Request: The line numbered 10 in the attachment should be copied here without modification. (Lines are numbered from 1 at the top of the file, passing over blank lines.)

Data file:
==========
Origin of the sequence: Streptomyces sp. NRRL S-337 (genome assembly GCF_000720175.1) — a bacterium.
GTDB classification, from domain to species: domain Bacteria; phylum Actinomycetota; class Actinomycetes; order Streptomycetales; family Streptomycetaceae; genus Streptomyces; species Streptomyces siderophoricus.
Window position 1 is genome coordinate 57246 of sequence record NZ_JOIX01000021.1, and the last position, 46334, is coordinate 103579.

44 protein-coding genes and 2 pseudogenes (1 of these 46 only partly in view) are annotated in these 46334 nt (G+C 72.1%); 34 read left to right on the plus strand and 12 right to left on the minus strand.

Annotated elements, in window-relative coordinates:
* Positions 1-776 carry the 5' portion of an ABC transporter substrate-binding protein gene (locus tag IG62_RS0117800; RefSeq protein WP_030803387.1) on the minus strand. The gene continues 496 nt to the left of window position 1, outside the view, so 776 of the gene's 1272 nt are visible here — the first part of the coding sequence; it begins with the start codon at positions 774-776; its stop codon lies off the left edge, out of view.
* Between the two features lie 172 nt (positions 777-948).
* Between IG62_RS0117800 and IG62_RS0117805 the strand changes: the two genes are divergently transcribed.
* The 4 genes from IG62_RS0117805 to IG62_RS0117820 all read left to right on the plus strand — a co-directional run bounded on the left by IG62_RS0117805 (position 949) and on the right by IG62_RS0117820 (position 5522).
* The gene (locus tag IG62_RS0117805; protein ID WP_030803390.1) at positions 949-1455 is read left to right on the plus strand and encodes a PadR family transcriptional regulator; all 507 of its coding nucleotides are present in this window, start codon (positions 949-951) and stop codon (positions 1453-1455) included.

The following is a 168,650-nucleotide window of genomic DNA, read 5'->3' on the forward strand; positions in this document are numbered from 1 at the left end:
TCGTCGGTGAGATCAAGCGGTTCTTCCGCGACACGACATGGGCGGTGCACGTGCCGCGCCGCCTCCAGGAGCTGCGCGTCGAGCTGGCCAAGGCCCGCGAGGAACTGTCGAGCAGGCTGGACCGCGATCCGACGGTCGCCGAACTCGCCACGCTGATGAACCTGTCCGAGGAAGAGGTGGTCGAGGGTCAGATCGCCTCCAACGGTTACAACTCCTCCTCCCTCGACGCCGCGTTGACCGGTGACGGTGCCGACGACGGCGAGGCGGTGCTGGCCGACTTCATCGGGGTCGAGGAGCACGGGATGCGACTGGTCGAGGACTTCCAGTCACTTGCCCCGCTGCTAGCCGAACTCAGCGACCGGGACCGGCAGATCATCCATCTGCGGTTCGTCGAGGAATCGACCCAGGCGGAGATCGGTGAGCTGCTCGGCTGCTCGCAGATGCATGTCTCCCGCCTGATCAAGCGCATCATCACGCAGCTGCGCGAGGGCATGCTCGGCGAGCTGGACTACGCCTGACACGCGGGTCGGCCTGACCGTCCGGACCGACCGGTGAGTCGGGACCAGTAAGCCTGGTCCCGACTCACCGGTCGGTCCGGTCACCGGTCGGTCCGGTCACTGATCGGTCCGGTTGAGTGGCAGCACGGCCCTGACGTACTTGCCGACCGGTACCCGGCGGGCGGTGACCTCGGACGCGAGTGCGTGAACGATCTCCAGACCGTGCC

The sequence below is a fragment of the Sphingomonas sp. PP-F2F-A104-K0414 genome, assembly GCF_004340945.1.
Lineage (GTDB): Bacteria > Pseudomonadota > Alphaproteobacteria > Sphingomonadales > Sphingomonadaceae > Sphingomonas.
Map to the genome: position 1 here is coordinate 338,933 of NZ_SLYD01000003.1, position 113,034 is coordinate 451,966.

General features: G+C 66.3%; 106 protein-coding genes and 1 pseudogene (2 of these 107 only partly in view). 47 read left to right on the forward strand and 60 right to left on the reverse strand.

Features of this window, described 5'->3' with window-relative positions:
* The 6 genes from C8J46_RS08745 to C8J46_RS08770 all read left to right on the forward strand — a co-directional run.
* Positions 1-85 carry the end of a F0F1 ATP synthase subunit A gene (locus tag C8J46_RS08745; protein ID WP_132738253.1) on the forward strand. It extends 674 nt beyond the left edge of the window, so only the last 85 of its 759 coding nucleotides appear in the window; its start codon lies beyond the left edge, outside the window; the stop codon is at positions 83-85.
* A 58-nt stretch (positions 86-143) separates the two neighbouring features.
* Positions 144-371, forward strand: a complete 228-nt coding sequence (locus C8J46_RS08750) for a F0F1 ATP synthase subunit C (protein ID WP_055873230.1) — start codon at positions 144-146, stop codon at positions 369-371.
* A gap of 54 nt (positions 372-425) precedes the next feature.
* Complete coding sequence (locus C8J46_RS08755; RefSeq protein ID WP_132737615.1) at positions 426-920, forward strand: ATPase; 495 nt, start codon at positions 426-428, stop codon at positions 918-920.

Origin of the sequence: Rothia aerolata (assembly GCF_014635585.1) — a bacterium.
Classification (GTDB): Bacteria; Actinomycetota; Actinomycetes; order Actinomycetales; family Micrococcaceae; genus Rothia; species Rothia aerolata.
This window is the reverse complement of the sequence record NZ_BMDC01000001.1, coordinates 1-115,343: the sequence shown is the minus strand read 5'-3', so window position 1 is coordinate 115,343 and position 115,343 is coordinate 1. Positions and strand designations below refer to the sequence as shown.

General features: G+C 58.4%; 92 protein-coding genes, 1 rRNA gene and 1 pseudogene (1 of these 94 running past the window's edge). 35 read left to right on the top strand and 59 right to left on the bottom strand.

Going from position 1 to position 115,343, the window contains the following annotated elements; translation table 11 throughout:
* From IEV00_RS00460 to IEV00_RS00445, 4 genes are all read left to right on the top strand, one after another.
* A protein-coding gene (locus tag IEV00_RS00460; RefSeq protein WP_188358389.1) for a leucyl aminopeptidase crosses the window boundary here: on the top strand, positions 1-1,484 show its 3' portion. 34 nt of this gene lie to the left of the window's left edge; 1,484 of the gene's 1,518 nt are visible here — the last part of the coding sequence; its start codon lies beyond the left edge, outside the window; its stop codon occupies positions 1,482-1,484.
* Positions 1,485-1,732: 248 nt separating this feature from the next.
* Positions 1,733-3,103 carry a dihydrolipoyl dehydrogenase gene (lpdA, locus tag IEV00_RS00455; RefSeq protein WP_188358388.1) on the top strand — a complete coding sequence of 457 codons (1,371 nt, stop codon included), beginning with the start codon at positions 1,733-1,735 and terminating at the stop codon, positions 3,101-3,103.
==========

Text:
* The gene (locus tag IG62_RS0117805; protein ID WP_030803390.1) at positions 949-1455 is read left to right on the plus strand and encodes a PadR family transcriptional regulator; all 507 of its coding nucleotides are present in this window, start codon (positions 949-951) and stop codon (positions 1453-1455) included.